is composed of the grains of certain wheat species, sold dried and prepared by cooking in water until soft, but still crunchy (many recommend first soaking overnight). It may be eaten plain, though it is often used as an ingredient in dishes such as salads and soups. It’s also a wonderful grain as a risotto.
- 2 cups vegetable stock
- 1¾ cups guava or mango nectar
- 1 cup chopped Vidalia onion
- 2 tablespoons shaved garlic
- 2 tablespoons olive oil
- 1 tablespoon butter
- 8 ounces Indian Harvest Farro, dry (or barley)
- ½ cup white wine
- 3 teaspoons pine nuts, toasted
- 2 teaspoons fresh mint, thinly sliced
- 1 tablespoon chopped fresh cilantro
- 1 ounce goat cheese, crumbled
- 1 tablespoon jerk seasoning
- 1 mango, peeled and diced
- 1 papaya, peeled and diced
- Combine vegetable stock and mango or guava nectar in a bowl.
- Sauté onion and garlic in oil and butter until translucent, about 2 minutes.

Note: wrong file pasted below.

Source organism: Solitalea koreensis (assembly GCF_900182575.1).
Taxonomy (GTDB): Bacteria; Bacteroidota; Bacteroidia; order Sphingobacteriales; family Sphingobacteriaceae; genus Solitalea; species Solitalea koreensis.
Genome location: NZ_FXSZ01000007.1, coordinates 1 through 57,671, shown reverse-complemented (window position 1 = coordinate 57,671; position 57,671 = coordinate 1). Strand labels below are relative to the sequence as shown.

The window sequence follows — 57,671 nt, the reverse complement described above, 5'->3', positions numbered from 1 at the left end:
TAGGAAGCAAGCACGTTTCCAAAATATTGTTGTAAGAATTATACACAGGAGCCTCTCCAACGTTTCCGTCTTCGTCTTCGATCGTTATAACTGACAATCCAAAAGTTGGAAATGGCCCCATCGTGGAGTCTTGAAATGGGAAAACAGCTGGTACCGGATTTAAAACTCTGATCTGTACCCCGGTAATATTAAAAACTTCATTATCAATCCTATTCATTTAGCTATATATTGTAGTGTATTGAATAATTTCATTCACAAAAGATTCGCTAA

- Add farro; toast for 2 minutes (you will smell the toasty scent as it cooks). Add white wine and let alcohol cook off, about 2 minutes. Reduce to medium-low heat, and simmer.
- Add nectar/vegetable stock in half-cup increments (like you’re making risotto). Cover to retain all heat, and steam while simmering.
- Continue adding stock (leaving ⅓ cup for pesto) until farro plumps up and is cooked, about 25–30 minutes.
- Heat sauté pan and toast pine nuts, until light brown. Reserve, and let cool.
- In a blender, combine mint, cilantro, pine nuts and ⅓ cup nectar/stock to make a pesto-like dressing.
- Add goat cheese and pesto to farro risotto, cream together, and serve immediately.
- Garnish with a sprinkle of jerk seasoning, and diced mango and papaya.
PER SERVING: 230 CAL; 5G PROTEIN; 7G FAT; 35G CARB (12G SUGARS); 220MG SODIUM; 4G FIBER